Cheating Scandals in Public Schools Grow Exponentially
According to the School Library Journal, Dr. Donald McCabe, a professor of management and global business at Rutgers, has found that nearly all high school students have admitted to engaging in some form of cheating. Unbelievably, 95 percent of all of McCabe's surveyed students report that they have cheated (at some point) during their educational years! Whether the cheating involved copying homework, sharing answers on a test, or using other tactics, McCabe asserts that most teens participate in these behaviors - often without getting caught.
Why does such a large majority of students cheat in school? While cheating was once stereotypically confined to struggling students, today's cheaters are often the "best" students in school. In fact, according to The Josephson Institute, "Cheating is higher among college-bound kids than any other group."
- Graphing Calculators - Far from the standard and traditional calculators, graphing calculators are essentially hand-held computers. These tools can hold and store incredible amounts of information, including printed answers and/or notes for a test.
- Smart Phones - Advanced cellular phones with Internet access (such as a Blackberry or iPhone) enable students to send, store, and download information using the Internet and/or texting features.
- Basic Cell Phones - Even the most basic cell phones can pose a threat. Cell phones with cameras can be used to take pictures of assignments and/or test questions, and these pictures can then be sent to an unlimited number of students in a school.
- Apparel - Even though technology is typically to blame for today's cheating strategies, some students cheat simply by using their clothing! Specifically, some students will write answers on their shoes (generally on the insole of a shoe), and then peek at the notes by looking at their feet during an exam. Adding to this, some students have been known to scribble notes and answers to the inside rim of their hats. Lastly, even without the assistance of shoes or a hat, some kids have been caught writing answers on their arms, while simply covering the notes with a long sleeve shirt. To access the notes, the student simply rolls up his or her sleeves while the teacher is not looking.
With the growing prevalence of cheating, nearly all public schools have created updated policies and punishments to curb the cheating trend.
- Technology Restrictions - As iPods, cell phones, and other technology tools can be used for cheating, nearly all public schools are now enforcing strict cell phone and music policies. In fact, students who are caught with a cell phone or music device may even be subject to punishments ranging from suspension to a serious grade reduction.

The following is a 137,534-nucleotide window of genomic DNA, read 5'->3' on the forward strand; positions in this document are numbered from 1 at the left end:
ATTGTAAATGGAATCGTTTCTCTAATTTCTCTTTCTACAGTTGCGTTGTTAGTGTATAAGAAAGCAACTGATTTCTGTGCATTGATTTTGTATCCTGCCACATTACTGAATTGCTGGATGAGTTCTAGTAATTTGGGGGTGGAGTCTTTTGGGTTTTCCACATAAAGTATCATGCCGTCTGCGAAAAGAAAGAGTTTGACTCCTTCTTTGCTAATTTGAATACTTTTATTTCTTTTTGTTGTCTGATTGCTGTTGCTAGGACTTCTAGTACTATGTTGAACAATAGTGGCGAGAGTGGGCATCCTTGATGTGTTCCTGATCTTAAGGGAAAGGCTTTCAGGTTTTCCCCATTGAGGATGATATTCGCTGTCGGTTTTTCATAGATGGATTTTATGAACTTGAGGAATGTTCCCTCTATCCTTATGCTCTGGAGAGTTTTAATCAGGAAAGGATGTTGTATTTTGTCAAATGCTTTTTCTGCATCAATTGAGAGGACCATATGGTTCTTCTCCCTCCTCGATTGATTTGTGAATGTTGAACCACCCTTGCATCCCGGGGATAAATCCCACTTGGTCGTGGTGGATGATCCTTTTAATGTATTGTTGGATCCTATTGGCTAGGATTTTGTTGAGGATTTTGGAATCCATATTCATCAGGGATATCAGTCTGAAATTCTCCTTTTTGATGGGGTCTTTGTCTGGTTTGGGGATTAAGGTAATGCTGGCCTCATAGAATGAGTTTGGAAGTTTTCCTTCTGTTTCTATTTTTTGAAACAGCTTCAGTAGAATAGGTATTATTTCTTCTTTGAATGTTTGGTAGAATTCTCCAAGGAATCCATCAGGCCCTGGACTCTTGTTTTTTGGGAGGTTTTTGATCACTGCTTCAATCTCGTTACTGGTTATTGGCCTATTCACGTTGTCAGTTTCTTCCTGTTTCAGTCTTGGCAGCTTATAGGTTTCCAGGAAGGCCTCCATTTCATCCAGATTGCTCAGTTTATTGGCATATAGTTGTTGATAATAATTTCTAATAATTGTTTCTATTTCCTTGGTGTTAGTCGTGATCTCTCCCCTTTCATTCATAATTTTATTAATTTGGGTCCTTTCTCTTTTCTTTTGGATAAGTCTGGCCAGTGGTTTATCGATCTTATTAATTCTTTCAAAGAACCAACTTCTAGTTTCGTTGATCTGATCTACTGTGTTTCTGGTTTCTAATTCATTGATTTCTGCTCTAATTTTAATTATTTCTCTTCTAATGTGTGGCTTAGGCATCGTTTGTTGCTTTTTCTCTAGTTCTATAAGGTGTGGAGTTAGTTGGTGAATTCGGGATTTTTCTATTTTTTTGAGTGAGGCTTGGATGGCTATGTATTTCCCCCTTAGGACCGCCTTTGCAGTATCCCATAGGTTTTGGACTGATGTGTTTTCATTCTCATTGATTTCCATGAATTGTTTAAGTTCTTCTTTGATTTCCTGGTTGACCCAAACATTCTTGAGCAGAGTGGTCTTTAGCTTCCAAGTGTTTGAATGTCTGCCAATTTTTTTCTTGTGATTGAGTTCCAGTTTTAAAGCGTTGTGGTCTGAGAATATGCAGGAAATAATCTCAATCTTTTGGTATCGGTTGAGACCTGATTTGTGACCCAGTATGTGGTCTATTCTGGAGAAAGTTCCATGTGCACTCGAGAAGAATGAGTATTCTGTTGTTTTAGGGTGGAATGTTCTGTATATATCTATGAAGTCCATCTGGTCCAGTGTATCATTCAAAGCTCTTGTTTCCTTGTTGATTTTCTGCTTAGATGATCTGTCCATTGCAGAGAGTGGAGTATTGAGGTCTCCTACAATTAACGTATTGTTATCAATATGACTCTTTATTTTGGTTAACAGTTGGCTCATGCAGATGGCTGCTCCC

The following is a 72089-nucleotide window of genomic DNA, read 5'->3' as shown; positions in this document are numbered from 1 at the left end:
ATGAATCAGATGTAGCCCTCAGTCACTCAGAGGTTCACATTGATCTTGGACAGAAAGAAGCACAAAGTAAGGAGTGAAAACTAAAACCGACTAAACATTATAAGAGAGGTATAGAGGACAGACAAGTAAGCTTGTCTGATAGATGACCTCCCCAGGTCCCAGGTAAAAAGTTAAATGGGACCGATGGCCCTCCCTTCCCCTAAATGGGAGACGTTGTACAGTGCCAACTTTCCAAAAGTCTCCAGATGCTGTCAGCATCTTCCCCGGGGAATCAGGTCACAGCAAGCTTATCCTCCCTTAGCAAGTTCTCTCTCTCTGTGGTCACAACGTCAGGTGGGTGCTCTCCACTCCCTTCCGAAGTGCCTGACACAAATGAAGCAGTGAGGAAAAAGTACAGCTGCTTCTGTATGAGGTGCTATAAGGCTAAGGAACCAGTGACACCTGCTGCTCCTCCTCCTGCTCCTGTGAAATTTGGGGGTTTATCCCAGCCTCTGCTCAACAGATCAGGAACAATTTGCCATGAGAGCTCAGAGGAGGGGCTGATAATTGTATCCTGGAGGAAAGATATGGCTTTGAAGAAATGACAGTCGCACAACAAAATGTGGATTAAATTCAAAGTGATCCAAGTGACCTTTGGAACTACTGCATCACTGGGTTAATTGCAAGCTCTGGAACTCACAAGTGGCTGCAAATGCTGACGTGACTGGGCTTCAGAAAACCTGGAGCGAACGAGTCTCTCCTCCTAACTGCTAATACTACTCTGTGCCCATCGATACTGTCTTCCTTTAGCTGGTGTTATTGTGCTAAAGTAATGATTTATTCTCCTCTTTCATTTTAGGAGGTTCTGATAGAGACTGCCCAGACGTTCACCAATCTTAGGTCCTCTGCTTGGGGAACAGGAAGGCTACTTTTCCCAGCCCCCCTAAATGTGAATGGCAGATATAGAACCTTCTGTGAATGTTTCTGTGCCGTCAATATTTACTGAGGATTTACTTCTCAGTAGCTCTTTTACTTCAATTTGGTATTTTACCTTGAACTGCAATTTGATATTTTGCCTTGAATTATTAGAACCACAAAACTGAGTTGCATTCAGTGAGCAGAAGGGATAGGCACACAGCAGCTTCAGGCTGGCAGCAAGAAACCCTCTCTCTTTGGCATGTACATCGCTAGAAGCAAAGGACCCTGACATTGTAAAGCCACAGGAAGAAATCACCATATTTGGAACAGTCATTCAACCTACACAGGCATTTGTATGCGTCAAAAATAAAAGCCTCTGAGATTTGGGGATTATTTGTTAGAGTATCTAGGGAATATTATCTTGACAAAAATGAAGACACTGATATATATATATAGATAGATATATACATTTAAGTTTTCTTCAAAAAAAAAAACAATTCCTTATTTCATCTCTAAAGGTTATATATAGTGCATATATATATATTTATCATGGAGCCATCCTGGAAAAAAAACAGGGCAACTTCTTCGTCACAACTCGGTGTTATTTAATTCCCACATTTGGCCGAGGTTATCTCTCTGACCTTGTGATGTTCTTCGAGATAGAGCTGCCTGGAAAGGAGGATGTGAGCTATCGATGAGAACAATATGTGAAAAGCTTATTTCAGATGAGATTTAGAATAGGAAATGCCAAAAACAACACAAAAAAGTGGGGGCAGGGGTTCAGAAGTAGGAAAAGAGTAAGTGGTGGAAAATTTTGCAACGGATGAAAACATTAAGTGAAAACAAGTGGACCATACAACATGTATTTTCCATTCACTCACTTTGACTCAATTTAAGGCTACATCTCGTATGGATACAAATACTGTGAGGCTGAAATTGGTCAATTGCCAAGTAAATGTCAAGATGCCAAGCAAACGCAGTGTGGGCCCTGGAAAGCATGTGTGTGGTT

- Clothing Restrictions - To avoid cheating that involves hats and other hidden notes, most public school classrooms do not allow students to wear hats during a test. Additionally, many public schools reserve the right to ask a student to show his or her hands, forearms, and shoes if a teacher suspects a student of cheating.
- Re-setting Graphing Calculators - If a graphing calculator is required for a class or test, most public school teachers individually clear each student's calculator before major tests or assignments. With this step, students' saved data (along with any notes and copied answers) are removed before and after the test.
- Plagiarism Tools - According to Dr. McCabe's studies, an estimated 58 percent of students surveyed have admitted to plagiarizing written work at least one time. Plagiarizing involves using another student's work, copying and pasting information from the Internet, and intentionally not citing a source in order to make the writing look like the students. To combat plagiarism, most public schools now require students to submit their writing online, allowing teachers to use software (such as Turn It In) in order to verify if the writing is copied from another student or online resource.
- Additional Regulations - Some students have been caught using water bottles (with answers written on the label), backpacks, and even books to cheat during tests. Subsequently, many public schools no longer allow students to bring materials (including food and water) into a class during a testing period.